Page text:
But this was not good enough for the administration. Speaking at a NATO meeting in Brussels two weeks ago, Rumsfeld assailed the law publicly, accusing the government of "turn(ing) its legal system into a platform for divisive politicized lawsuits against her NATO allies." He said U.S. officials would be unlikely to attend NATO meetings if they faced possible prosecution under the law and gave notice Washington would oppose any further spending for construction of the new NATO headquarters in Brussels until the law was rescinded.
On Monday, the Belgian government announced plans to narrow the law's scope even further to appease Washington's anger. Instead of asserting universal jurisdiction over atrocities, Brussels agreed to limit cases to those in which Belgian residents were either victims or perpetrators and adopt other safeguards against politically motivated prosecutions. It also briefed the U.S. ambassador in Brussels on its proposals, although Washington has not yet said whether it considers the changes sufficient to meet its demands.
Human rights activists have assailed the administration for its attempts to undermine international efforts to create universal jurisdiction for atrocities in general and to gut the Belgian law, in particular.
"Belgium has clearly capitulated to U.S. pressure," Reed Brody, advocacy director of New York-based Human Rights Watch (HRW) told the Christian Science Monitor this week. "This does harm to the universality of universal justice, and it's a clear setback," he said after the Belgian announcement.
The threats leveled by Rumsfeld, he said, "are part of a jihad the U.S. is waging against independent international justice on every front. It has much less to do with whether a U.S. peacekeeper might be accused of genocide than with destroying the whole idea of an independent tribunal that can rule on U.S. actions abroad."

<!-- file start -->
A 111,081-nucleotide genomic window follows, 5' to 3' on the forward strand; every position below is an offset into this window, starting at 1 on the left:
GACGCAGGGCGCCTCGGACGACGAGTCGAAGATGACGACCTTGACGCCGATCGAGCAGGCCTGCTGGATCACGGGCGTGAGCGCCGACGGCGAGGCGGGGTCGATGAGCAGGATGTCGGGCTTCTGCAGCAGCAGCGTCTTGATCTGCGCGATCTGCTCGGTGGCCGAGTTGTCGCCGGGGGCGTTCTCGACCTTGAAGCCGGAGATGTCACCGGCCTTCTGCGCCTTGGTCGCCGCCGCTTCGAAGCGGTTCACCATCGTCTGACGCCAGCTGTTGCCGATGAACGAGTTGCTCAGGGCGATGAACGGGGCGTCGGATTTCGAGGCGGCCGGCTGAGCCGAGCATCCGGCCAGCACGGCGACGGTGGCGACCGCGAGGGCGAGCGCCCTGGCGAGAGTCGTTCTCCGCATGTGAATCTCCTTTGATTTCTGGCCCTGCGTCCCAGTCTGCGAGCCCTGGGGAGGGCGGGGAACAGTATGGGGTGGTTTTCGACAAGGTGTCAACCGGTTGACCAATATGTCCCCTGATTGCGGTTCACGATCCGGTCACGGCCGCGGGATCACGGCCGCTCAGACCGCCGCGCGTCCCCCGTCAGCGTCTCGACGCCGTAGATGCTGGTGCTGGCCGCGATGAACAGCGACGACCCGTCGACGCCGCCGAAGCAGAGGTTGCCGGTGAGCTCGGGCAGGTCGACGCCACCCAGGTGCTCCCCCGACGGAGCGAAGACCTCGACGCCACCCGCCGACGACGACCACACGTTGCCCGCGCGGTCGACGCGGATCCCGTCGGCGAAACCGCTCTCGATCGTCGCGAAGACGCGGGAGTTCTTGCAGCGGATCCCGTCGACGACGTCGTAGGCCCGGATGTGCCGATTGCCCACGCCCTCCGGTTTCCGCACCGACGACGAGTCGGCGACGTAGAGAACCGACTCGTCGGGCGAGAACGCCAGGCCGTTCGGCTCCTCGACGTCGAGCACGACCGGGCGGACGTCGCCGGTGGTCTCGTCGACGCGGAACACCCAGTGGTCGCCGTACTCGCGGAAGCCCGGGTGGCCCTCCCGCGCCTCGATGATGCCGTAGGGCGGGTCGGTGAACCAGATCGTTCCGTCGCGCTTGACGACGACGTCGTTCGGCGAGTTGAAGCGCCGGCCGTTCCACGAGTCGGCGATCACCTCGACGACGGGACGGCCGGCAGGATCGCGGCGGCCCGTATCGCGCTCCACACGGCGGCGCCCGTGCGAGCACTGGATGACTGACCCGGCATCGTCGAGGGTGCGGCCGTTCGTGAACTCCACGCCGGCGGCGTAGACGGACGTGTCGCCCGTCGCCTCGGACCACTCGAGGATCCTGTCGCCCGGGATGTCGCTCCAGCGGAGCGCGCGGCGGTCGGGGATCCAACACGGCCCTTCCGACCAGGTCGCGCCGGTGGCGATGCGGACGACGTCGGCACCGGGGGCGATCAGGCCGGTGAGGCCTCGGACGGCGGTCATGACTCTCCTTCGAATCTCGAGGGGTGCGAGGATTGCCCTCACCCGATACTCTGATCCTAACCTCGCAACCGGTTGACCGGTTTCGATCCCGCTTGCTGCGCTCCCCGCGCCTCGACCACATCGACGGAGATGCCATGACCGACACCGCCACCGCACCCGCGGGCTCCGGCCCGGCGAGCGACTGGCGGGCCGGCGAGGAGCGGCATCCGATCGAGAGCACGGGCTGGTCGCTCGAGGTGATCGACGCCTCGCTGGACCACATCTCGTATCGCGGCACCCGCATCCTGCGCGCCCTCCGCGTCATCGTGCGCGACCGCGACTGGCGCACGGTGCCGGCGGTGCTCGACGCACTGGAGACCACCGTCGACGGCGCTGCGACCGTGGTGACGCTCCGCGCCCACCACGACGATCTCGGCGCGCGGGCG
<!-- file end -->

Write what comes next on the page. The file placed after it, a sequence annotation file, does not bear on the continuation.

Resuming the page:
"It's an enormous step backward," said Montserrat Carreras of Amnesty International of Belgium's capitulation to U.S. demands.
The administration is also moving against a 215-year-old U.S. law, the Alien Tort Claims Act (ATCA), which gives federal courts universal jurisdiction for serious human rights abuses.
The U.S. Justice Department last month filed an amicus brief in a case before the Ninth Circuit Court of Appeals that called for it to dismiss a case brought by Burmese peasants against Unocal for abuses, including murder, torture and rape, committed by Burmese troops hired to protect a pipeline being built by a consortium of companies that included the California energy giant.
ATCA, which has been used as a potent weapon by human rights activists against foreign dictators and military officers accused of atrocities in their home countries over the last 20 years, permits foreigners to sue for abuses "committed in violation of the law of nations or a treaty of the United States." The law's opponents, which also include the Chamber of Commerce, claim that the law was never intended to have the scope that U.S. courts have given it and now threatens U.S. corporate investment in developing countries.
© 2003 OneWorld.net